• executive functions
  • chunking
  • language neural networks
  • implicit and statistical learning

Published Papers (4 papers)

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Research

22 pages, 2216 KiB  
Article
Multilingual Language Diversity Protects Native Language Production under Different Control Demands
by Keyi Kang, Yumeng Xiao, Hanxiang Yu, Michele T. Diaz and Haoyun Zhang
Brain Sci. 2023, 13(11), 1587; https://doi.org/10.3390/brainsci13111587 - 13 Nov 2023
Viewed by 939
Abstract
The use of multiple languages has been found to influence individuals’ cognitive abilities. Although some studies have also investigated the effect of multilingualism on non-native language proficiency, fewer studies have focused on how multilingual experience affects native language production. This study investigated the [...] Read more.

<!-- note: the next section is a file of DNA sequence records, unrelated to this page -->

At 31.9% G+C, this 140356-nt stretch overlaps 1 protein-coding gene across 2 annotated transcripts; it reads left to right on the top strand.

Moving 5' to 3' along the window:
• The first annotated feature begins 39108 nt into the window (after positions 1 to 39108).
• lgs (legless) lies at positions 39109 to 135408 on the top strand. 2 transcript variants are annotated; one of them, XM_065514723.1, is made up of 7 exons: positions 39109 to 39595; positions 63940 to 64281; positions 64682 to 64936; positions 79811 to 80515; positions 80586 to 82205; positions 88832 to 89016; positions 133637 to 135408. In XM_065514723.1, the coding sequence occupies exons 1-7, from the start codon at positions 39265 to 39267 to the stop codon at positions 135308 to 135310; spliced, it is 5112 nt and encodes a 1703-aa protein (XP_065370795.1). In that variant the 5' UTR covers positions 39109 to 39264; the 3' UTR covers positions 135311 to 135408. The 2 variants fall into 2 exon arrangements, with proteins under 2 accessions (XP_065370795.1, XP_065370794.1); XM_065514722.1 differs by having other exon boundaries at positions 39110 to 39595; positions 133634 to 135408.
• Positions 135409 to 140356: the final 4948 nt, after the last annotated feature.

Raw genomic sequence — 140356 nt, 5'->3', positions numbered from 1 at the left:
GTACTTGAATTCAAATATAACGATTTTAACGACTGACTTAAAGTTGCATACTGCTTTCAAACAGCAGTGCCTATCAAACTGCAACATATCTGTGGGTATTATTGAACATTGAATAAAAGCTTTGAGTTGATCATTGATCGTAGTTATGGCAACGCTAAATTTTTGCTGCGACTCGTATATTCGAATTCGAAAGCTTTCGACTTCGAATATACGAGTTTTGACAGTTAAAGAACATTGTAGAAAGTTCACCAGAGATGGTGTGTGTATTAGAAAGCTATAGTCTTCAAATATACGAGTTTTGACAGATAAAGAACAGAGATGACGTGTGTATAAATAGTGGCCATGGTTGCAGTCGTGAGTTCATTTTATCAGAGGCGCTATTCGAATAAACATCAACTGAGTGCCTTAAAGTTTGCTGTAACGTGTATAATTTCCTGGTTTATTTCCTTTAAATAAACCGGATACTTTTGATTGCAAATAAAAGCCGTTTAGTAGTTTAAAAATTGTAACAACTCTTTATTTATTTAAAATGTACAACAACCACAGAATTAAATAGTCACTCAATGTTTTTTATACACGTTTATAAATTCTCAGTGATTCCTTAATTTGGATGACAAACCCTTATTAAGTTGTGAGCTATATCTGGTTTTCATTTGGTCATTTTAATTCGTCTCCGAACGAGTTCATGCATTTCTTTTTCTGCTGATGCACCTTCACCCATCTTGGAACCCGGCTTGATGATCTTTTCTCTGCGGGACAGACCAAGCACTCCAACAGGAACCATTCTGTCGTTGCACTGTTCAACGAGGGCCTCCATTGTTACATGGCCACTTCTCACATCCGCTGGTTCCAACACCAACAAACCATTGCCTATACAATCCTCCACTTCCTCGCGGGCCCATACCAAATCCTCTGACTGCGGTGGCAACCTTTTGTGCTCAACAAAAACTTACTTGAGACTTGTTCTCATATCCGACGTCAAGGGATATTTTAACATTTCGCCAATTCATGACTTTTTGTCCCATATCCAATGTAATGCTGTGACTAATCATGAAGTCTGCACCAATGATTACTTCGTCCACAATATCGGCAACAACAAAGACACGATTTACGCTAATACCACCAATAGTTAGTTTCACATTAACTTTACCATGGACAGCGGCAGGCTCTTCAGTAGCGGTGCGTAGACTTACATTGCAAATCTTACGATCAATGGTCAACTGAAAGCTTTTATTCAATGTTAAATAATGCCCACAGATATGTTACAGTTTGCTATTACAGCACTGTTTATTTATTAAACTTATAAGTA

The use of multiple languages has been found to influence individuals’ cognitive abilities. Although some studies have also investigated the effect of multilingualism on non-native language proficiency, fewer studies have focused on how multilingual experience affects native language production. This study investigated the effect of multilingualism on native language production, specifically examining control demands through a semantic Go/No-Go picture naming task. The multilingual experience was quantified using language entropy, which measures the uncertainty and diversity of language use. Control demands were achieved by manipulating the proportion of Go (i.e., naming) trials in different conditions. Results showed that as control demands increased, multilingual individuals exhibited poorer behavioral performance and greater brain activation throughout the brain. Moreover, more diverse language use was associated with higher accuracy in naming and more interconnected brain networks with greater involvement of domain-general neural resources and less domain-specific neural resources. Notably, the varied and balanced use of multiple languages enabled multilingual individuals to respond more efficiently to increased task demands during native language production. Full article